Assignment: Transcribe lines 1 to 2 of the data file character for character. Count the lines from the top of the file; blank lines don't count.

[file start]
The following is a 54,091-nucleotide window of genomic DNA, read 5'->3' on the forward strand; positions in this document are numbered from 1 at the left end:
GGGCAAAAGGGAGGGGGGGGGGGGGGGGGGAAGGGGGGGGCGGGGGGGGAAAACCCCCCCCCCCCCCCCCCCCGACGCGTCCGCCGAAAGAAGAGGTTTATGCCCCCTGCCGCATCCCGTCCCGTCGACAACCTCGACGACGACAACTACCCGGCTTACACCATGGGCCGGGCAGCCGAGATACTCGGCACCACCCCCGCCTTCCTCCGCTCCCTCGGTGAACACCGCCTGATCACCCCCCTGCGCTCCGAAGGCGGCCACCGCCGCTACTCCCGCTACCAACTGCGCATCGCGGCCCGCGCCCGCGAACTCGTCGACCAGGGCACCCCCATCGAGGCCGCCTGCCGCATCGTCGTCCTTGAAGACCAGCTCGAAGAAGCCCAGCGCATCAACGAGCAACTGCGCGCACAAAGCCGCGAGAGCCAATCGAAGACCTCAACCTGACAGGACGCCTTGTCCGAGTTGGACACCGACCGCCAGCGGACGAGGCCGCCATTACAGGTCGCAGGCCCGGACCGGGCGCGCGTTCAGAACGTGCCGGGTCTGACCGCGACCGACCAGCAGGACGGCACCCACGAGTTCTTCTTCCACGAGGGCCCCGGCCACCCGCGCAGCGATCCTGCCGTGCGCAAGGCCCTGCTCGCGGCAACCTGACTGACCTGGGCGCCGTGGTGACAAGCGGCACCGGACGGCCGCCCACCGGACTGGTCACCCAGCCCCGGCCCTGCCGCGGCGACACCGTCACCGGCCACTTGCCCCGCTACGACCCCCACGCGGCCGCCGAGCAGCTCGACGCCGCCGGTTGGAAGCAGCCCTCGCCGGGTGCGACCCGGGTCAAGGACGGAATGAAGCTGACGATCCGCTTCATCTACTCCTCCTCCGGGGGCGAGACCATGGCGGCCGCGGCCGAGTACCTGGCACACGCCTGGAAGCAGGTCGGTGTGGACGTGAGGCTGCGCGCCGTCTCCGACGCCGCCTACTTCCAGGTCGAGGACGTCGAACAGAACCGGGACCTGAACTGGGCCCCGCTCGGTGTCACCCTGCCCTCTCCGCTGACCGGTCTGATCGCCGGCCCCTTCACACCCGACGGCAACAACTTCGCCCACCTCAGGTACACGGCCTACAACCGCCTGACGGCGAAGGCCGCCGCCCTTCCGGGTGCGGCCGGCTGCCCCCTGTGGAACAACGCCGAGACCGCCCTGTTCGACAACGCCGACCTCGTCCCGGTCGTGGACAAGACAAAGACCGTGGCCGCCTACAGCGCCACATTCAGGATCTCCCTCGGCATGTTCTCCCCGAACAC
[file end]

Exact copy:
The following is a 54,091-nucleotide window of genomic DNA, read 5'->3' on the forward strand; positions in this document are numbered from 1 at the left end:
GGGCAAAAGGGAGGGGGGGGGGGGGGGGGGAAGGGGGGGGCGGGGGGGGAAAACCCCCCCCCCCCCCCCCCCCGACGCGTCCGCCGAAAGAAGAGGTTTATGCCCCCTGCCGCATCCCGTCCCGTCGACAACCTCGACGACGACAACTACCCGGCTTACACCATGGGCCGGGCAGCCGAGATACTCGGCACCACCCCCGCCTTCCTCCGCTCCCTCGGTGAACACCGCCTGATCACCCCCCTGCGCTCCGAAGGCGGCCACCGCCGCTACTCCCGCTACCAACTGCGCATCGCGGCCCGCGCCCGCGAACTCGTCGACCAGGGCACCCCCATCGAGGCCGCCTGCCGCATCGTCGTCCTTGAAGACCAGCTCGAAGAAGCCCAGCGCATCAACGAGCAACTGCGCGCACAAAGCCGCGAGAGCCAATCGAAGACCTCAACCTGACAGGACGCCTTGTCCGAGTTGGACACCGACCGCCAGCGGACGAGGCCGCCATTACAGGTCGCAGGCCCGGACCGGGCGCGCGTTCAGAACGTGCCGGGTCTGACCGCGACCGACCAGCAGGACGGCACCCACGAGTTCTTCTTCCACGAGGGCCCCGGCCACCCGCGCAGCGATCCTGCCGTGCGCAAGGCCCTGCTCGCGGCAACCTGACTGACCTGGGCGCCGTGGTGACAAGCGGCACCGGACGGCCGCCCACCGGACTGGTCACCCAGCCCCGGCCCTGCCGCGGCGACACCGTCACCGGCCACTTGCCCCGCTACGACCCCCACGCGGCCGCCGAGCAGCTCGACGCCGCCGGTTGGAAGCAGCCCTCGCCGGGTGCGACCCGGGTCAAGGACGGAATGAAGCTGACGATCCGCTTCATCTACTCCTCCTCCGGGGGCGAGACCATGGCGGCCGCGGCCGAGTACCTGGCACACGCCTGGAAGCAGGTCGGTGTGGACGTGAGGCTGCGCGCCGTCTCCGACGCCGCCTACTTCCAGGTCGAGGACGTCGAACAGAACCGGGACCTGAACTGGGCCCCGCTCGGTGTCACCCTGCCCTCTCCGCTGACCGGTCTGATCGCCGGCCCCTTCACACCCGACGGCAACAACTTCGCCCACCTCAGGTACACGGCCTACAACCGCCTGACGGCGAAGGCCGCCGCCCTTCCGGGTGCGGCCGGCTGCCCCCTGTGGAACAACGCCGAGACCGCCCTGTTCGACAACGCCGACCTCGTCCCGGTCGTGGACAAGACAAAGACCGTGGCCGCCTACAGCGCCACATTCAGGATCTCCCTCGGCATGTTCTCCCCGAACAC